A welcome bligh

WE WELCOME the clarification provided by Minister of National Security Stuart Young in relation to the fate of thousands of Venezuelans who were granted an initial six-month amnesty pursuant to the registration process undertaken last year. The decision to make extension of registration cards automatic for another six months is a practical and compassionate bligh, amid the very serious challenges posed by this situation.

The automatic extension gives the State more time to learn lessons from the initial period in which snags to the process reportedly emerged, particularly with regard to communications. It also introduces an element of certainty in a situation in which Venezuelans – and indeed local business – have been unsure as to the way forward beyond the initial six-month period.

At the same time, the reports of cards being left uncollected then collected more or less on the eve of the expiry of the initial six-month period need to be studied. Was there some problem with regard to communications? Or were applicants reluctant to collect?

There may well be legitimate reasons for the latter, given the aura of fear and uncertainty that has, for some, dogged the process so far. Some have also claimed they could not afford transportation costs to the immigration offices in Port of Spain. That seems an incredible claim to make until we consider the very real economic constraints faced by these individuals who may have assumed they would have received some sort of official notice indicating their cards were ready for collection.

Whatever happened, the matter is now water under the bridge with the addition of an automatic six-month period. However, this does raise the question of whether six months is an adequate length of time going forward.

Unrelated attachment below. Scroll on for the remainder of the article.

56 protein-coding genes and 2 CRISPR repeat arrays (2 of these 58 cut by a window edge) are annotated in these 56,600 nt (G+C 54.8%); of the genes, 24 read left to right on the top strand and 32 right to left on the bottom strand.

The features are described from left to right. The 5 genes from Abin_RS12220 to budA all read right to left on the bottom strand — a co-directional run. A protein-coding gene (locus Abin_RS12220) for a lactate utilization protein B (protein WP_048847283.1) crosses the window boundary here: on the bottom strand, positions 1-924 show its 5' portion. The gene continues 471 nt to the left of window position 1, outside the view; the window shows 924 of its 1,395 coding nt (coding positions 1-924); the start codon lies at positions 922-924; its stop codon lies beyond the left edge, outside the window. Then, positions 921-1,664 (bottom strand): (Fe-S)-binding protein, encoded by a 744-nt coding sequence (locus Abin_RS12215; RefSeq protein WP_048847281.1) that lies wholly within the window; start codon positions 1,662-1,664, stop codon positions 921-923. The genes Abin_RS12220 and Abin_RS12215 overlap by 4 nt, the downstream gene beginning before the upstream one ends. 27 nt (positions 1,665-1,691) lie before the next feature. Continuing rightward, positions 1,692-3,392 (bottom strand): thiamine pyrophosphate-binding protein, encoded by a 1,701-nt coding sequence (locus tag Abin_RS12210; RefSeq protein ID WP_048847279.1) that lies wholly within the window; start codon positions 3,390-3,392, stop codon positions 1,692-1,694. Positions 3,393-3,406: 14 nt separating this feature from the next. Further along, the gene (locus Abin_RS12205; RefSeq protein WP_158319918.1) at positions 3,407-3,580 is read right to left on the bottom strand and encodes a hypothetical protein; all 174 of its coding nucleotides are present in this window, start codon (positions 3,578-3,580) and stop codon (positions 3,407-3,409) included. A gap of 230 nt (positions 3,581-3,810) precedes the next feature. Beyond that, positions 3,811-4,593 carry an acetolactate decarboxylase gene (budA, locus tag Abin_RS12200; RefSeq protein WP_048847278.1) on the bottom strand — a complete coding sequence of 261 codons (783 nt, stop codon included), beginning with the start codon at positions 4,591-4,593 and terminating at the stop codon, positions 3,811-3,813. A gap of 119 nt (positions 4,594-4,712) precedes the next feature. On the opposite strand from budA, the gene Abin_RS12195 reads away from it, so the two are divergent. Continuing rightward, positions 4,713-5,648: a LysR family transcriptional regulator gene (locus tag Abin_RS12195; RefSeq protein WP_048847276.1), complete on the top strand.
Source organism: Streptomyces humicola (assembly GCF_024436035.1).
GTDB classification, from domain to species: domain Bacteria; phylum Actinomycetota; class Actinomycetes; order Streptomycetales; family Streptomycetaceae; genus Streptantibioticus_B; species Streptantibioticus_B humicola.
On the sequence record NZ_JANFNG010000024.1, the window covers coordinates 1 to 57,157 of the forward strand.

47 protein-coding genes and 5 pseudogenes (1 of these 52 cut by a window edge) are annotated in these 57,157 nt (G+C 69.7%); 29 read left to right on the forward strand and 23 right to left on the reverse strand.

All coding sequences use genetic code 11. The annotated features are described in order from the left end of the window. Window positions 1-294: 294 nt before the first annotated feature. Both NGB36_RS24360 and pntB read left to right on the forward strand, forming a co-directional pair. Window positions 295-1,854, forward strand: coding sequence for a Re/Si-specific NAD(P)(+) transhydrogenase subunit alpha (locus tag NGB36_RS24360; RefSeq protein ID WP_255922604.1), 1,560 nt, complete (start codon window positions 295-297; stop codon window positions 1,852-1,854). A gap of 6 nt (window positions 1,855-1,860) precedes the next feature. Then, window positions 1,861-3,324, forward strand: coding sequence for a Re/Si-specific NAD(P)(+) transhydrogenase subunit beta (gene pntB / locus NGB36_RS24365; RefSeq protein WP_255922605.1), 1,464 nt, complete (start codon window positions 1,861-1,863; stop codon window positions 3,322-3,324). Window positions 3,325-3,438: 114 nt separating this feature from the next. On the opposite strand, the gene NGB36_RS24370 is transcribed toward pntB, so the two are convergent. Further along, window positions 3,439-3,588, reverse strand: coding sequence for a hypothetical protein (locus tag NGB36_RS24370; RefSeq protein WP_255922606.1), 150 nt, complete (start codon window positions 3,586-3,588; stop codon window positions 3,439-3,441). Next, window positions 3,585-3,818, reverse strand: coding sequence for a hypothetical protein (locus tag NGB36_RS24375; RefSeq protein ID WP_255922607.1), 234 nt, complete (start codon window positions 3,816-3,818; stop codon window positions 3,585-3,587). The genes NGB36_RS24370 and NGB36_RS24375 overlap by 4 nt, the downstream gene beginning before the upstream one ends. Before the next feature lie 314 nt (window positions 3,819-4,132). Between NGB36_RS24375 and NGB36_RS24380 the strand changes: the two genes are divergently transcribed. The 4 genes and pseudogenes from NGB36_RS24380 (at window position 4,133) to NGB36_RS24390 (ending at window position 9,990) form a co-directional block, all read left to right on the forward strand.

Perhaps instead of a piecemeal authorisation process, the State should consider granting permits of one year or up to a period that makes allowances for the very real technocratic hindrances that can often accompany our public sector operations. Furthermore, difficulties of language as well as the expense involved in processing each and every application from the start every six months might be factors weighing in favour of a longer term.

It is clear the State’s processes have been tested, logistically, politically and even diplomatically by all of these events. Moving forward, there will have to be some concession to the need to not have these individuals in a permanent state of limbo as they grapple with the very real challenges of having fled their troubled homeland.

It is a mark of this country’s openness and compassion that we have, at least on a social level, largely welcomed our sisters and brothers in their time of need. We must, however, improve our processes and introduce even greater levels of certainty when it comes to our overall Venezuela policy moving ahead.


"A welcome bligh"

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